The email letter claimed to be from a lawyer in the Togolese Republic handling the US$17 million estate of a man who died in the Boxing Day Tsunami in Phuket three years ago. The lawyer promised to share the wealth with the email recipient after a fee was paid into an account to cover expenses involved in the transfer. This type of scam is known as an advanced fee fraud where people are lured into paying money and receive nothing in return.
ASIC’s acting executive director of Consumer Protection, Delia Rickard said the email was nothing more than a cleverly crafted scam.
“Of course, there was no $17 million estate, and people were being scammed for the upfront fees,” she said.
Coming a close second was Instep Super, an unlicensed superannuation scheme run by a single person that promised up to a 20 percent return on investment. ASIC launched an investigation into Instep and concluded that its claims to be the “best performing superannuation fund in Australia” were misleading, deceptive and unfounded.
Rounding out third place this year was Energy Recycling Solutions, manufacturer of 'The Electroharvest'. This device supposedly recycled “ambient electromagnetic radiation back into usable household energy” to cut power bills by 37 percent. The Electrohouse website was actually created by ASIC on April Fool’s Day last year to demonstrate how easy it is for scammers to create legitimate looking websites promising easy returns on investment. People were invited to invest up to $40,000 with a guaranteed return of at least 30 percent. If they chose to invest they were taken to a page with ASIC’s advice on how to avoid scam investment offers.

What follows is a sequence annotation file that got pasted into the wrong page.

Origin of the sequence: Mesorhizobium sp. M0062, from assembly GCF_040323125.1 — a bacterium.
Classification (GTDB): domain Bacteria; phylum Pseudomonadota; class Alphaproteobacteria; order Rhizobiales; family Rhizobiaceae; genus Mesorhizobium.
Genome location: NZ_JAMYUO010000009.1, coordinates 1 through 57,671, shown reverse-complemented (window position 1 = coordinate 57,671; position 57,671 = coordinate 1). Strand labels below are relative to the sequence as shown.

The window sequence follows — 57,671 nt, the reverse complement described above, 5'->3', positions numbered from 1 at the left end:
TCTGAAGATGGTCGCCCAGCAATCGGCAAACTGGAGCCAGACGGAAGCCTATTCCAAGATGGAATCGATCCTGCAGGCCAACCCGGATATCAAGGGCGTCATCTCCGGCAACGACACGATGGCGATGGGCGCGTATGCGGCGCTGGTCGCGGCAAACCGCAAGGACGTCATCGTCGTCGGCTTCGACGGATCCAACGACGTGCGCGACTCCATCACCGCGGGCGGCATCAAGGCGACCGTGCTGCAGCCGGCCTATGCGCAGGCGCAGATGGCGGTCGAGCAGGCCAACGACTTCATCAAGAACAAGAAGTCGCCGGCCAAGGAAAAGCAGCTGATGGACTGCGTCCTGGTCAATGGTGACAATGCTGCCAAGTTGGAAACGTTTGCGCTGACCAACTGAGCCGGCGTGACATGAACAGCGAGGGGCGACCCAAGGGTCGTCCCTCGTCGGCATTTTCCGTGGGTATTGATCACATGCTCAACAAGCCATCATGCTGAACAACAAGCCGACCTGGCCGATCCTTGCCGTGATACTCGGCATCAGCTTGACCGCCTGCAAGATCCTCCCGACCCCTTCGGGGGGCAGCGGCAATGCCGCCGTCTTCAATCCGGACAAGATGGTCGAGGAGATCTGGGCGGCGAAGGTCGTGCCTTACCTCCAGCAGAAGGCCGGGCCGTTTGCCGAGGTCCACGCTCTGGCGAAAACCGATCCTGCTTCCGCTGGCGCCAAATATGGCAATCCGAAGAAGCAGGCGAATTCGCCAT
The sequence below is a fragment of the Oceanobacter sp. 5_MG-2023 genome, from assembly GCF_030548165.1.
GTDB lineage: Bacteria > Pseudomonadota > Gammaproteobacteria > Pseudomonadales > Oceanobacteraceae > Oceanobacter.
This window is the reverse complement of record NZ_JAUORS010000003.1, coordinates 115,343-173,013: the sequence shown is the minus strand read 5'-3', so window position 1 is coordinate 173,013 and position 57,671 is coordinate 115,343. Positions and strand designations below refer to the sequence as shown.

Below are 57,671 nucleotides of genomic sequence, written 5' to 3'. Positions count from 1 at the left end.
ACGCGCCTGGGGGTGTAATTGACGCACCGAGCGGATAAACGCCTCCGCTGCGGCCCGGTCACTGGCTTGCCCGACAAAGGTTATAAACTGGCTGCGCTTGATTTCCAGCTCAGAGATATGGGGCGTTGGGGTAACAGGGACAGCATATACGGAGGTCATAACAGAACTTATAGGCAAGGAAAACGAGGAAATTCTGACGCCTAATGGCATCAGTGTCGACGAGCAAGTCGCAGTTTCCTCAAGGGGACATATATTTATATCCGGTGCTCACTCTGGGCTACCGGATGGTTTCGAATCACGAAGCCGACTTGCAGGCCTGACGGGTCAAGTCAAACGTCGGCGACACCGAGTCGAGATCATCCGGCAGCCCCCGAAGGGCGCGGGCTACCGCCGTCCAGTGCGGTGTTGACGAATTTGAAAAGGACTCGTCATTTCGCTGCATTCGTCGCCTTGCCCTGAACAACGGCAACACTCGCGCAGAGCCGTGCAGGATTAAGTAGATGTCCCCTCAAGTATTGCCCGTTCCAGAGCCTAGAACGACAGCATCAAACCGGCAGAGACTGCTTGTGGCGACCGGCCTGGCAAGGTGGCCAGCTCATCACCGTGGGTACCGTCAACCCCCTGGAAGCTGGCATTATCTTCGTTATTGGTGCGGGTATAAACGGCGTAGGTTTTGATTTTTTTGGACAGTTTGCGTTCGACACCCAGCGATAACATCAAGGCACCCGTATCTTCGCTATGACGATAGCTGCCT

Nigerian scam takes this year's 'Pie in the Sky' award
By Staff Writers on Apr 7, 2008 3:20PM
A ‘Nigerian letter’ scam has won this year’s annual ASIC ‘Pie in the Sky’ award for the most outrageous offer that was too good to be true.